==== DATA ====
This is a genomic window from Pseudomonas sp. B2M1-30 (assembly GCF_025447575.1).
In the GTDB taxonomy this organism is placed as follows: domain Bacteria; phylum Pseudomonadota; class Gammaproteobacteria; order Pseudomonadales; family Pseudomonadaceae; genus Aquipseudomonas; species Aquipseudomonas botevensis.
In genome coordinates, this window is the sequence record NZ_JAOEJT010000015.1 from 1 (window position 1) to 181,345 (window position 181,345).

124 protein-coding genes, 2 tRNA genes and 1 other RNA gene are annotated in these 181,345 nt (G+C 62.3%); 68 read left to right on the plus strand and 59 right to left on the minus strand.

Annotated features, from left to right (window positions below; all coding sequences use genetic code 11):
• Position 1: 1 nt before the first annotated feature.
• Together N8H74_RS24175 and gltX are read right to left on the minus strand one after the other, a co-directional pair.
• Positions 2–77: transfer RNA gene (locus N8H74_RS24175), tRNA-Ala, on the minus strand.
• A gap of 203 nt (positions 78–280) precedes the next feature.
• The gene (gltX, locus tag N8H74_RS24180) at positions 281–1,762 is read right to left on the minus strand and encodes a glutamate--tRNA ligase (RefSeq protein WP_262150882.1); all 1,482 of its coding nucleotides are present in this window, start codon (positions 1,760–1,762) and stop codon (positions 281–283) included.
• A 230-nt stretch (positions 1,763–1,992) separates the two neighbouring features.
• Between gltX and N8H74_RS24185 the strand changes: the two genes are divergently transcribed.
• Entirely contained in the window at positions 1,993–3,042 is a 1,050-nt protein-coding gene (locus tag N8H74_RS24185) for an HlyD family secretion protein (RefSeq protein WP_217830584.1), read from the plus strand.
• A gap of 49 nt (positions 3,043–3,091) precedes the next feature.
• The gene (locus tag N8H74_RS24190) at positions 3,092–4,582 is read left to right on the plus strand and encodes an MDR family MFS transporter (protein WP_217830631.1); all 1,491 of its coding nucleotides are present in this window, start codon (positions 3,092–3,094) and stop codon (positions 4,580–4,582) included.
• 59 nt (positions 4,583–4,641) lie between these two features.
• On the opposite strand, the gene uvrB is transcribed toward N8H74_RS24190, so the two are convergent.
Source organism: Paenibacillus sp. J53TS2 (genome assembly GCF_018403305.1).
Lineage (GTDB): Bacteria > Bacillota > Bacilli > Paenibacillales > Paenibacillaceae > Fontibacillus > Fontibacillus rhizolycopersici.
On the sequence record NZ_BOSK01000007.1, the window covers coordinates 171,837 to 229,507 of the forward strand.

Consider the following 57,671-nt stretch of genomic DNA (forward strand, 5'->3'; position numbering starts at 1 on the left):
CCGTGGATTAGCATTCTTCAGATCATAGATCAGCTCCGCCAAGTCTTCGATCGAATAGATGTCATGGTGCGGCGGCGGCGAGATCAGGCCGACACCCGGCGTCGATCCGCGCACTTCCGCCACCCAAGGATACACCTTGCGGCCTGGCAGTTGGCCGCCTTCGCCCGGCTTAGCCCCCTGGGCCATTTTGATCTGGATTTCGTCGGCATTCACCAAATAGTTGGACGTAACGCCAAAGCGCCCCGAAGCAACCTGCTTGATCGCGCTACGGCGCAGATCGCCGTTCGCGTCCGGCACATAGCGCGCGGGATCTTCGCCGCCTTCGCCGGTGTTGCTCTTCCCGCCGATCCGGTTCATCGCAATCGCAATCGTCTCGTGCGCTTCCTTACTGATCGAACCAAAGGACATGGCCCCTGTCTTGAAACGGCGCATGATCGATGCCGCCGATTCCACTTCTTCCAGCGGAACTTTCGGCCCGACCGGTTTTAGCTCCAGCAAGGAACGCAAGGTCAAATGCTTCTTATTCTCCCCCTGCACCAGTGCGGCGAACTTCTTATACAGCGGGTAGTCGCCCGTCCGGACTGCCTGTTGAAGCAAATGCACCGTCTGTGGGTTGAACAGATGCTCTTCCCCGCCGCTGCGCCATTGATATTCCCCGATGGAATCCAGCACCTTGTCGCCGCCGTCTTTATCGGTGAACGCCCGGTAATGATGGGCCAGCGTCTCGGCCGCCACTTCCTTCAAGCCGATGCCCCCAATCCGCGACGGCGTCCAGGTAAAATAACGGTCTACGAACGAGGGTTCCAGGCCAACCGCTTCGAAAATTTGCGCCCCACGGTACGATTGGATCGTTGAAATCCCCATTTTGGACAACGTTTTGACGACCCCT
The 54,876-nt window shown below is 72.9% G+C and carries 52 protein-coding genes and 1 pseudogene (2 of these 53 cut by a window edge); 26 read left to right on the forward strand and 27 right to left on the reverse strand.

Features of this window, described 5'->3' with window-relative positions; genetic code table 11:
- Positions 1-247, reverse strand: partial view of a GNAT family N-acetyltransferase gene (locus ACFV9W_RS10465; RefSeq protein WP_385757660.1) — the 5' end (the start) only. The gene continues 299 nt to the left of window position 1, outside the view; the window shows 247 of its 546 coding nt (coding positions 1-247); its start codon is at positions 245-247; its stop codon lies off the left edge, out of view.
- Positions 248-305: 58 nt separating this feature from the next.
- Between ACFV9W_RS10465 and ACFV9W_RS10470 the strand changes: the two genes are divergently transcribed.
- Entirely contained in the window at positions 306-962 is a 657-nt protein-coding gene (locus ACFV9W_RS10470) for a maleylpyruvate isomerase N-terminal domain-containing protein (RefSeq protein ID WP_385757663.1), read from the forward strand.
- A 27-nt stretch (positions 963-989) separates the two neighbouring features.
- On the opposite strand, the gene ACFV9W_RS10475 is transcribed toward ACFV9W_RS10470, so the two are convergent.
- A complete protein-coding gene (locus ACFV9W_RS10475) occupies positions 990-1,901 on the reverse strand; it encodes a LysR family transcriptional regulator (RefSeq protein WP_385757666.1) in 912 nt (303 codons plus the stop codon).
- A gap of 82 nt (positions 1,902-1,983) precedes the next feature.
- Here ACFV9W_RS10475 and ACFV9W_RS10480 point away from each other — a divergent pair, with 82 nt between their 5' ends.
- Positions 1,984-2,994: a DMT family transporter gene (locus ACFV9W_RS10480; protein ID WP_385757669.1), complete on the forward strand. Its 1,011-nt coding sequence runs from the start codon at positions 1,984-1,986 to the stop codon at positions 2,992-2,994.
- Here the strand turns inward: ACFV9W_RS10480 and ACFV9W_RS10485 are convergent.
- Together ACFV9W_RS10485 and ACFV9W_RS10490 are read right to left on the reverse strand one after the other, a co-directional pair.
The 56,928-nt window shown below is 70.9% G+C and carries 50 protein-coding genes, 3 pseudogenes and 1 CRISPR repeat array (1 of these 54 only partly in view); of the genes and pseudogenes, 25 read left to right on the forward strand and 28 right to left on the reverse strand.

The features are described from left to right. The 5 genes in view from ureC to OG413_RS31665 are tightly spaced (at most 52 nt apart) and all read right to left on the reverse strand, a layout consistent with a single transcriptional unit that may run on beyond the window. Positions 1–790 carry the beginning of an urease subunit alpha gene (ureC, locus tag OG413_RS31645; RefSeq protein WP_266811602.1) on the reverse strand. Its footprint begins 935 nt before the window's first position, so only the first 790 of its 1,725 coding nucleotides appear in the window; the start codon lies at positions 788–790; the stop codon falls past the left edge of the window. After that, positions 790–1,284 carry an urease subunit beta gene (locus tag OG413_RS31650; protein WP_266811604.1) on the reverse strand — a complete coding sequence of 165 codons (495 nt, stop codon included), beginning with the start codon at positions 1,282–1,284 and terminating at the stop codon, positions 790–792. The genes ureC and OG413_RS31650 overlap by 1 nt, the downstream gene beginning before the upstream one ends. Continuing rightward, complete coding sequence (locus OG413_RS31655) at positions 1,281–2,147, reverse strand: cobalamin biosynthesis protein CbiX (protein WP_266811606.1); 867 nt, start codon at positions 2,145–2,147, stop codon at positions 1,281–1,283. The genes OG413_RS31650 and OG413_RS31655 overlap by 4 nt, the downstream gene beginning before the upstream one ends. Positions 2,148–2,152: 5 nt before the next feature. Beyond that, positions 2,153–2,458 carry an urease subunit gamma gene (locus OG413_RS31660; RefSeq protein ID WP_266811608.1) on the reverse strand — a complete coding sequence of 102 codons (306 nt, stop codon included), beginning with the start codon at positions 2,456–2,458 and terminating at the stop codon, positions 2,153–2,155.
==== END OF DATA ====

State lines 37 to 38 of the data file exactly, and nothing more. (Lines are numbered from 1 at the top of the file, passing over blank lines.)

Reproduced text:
The 56,928-nt window shown below is 70.9% G+C and carries 50 protein-coding genes, 3 pseudogenes and 1 CRISPR repeat array (1 of these 54 only partly in view); of the genes and pseudogenes, 25 read left to right on the forward strand and 28 right to left on the reverse strand.

The features are described from left to right. The 5 genes in view from ureC to OG413_RS31665 are tightly spaced (at most 52 nt apart) and all read right to left on the reverse strand, a layout consistent with a single transcriptional unit that may run on beyond the window. Positions 1–790 carry the beginning of an urease subunit alpha gene (ureC, locus tag OG413_RS31645; RefSeq protein WP_266811602.1) on the reverse strand. Its footprint begins 935 nt before the window's first position, so only the first 790 of its 1,725 coding nucleotides appear in the window; the start codon lies at positions 788–790; the stop codon falls past the left edge of the window. After that, positions 790–1,284 carry an urease subunit beta gene (locus tag OG413_RS31650; protein WP_266811604.1) on the reverse strand — a complete coding sequence of 165 codons (495 nt, stop codon included), beginning with the start codon at positions 1,282–1,284 and terminating at the stop codon, positions 790–792. The genes ureC and OG413_RS31650 overlap by 1 nt, the downstream gene beginning before the upstream one ends. Continuing rightward, complete coding sequence (locus OG413_RS31655) at positions 1,281–2,147, reverse strand: cobalamin biosynthesis protein CbiX (protein WP_266811606.1); 867 nt, start codon at positions 2,145–2,147, stop codon at positions 1,281–1,283. The genes OG413_RS31650 and OG413_RS31655 overlap by 4 nt, the downstream gene beginning before the upstream one ends. Positions 2,148–2,152: 5 nt before the next feature. Beyond that, positions 2,153–2,458 carry an urease subunit gamma gene (locus OG413_RS31660; RefSeq protein ID WP_266811608.1) on the reverse strand — a complete coding sequence of 102 codons (306 nt, stop codon included), beginning with the start codon at positions 2,456–2,458 and terminating at the stop codon, positions 2,153–2,155.